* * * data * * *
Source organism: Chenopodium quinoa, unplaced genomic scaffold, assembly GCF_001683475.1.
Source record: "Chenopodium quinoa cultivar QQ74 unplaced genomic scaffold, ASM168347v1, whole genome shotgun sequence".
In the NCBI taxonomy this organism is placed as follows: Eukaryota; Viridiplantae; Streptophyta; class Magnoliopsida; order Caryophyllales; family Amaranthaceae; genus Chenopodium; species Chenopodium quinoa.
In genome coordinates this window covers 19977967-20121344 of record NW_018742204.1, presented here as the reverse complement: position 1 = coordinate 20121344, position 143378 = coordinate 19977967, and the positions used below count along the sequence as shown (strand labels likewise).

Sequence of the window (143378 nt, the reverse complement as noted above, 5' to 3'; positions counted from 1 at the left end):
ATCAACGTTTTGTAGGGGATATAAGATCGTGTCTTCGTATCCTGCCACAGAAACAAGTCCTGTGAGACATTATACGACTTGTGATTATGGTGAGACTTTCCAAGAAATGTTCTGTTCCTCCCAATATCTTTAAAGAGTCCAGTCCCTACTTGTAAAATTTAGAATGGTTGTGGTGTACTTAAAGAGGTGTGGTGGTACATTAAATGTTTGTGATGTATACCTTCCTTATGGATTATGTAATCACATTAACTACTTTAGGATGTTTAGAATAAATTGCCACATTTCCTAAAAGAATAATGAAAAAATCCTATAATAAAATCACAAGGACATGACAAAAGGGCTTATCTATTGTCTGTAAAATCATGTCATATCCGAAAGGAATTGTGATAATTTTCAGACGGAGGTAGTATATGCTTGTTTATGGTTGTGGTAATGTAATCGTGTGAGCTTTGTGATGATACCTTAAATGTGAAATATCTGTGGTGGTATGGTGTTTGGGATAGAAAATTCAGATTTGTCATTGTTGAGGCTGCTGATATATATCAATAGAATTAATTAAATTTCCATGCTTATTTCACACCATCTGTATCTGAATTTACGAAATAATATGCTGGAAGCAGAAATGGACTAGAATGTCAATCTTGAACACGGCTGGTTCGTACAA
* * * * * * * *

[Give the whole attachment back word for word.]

Source organism: Chenopodium quinoa, unplaced genomic scaffold, assembly GCF_001683475.1.
Source record: "Chenopodium quinoa cultivar QQ74 unplaced genomic scaffold, ASM168347v1, whole genome shotgun sequence".
In the NCBI taxonomy this organism is placed as follows: Eukaryota; Viridiplantae; Streptophyta; class Magnoliopsida; order Caryophyllales; family Amaranthaceae; genus Chenopodium; species Chenopodium quinoa.
In genome coordinates this window covers 19977967-20121344 of record NW_018742204.1, presented here as the reverse complement: position 1 = coordinate 20121344, position 143378 = coordinate 19977967, and the positions used below count along the sequence as shown (strand labels likewise).

Sequence of the window (143378 nt, the reverse complement as noted above, 5' to 3'; positions counted from 1 at the left end):
ATCAACGTTTTGTAGGGGATATAAGATCGTGTCTTCGTATCCTGCCACAGAAACAAGTCCTGTGAGACATTATACGACTTGTGATTATGGTGAGACTTTCCAAGAAATGTTCTGTTCCTCCCAATATCTTTAAAGAGTCCAGTCCCTACTTGTAAAATTTAGAATGGTTGTGGTGTACTTAAAGAGGTGTGGTGGTACATTAAATGTTTGTGATGTATACCTTCCTTATGGATTATGTAATCACATTAACTACTTTAGGATGTTTAGAATAAATTGCCACATTTCCTAAAAGAATAATGAAAAAATCCTATAATAAAATCACAAGGACATGACAAAAGGGCTTATCTATTGTCTGTAAAATCATGTCATATCCGAAAGGAATTGTGATAATTTTCAGACGGAGGTAGTATATGCTTGTTTATGGTTGTGGTAATGTAATCGTGTGAGCTTTGTGATGATACCTTAAATGTGAAATATCTGTGGTGGTATGGTGTTTGGGATAGAAAATTCAGATTTGTCATTGTTGAGGCTGCTGATATATATCAATAGAATTAATTAAATTTCCATGCTTATTTCACACCATCTGTATCTGAATTTACGAAATAATATGCTGGAAGCAGAAATGGACTAGAATGTCAATCTTGAACACGGCTGGTTCGTACAA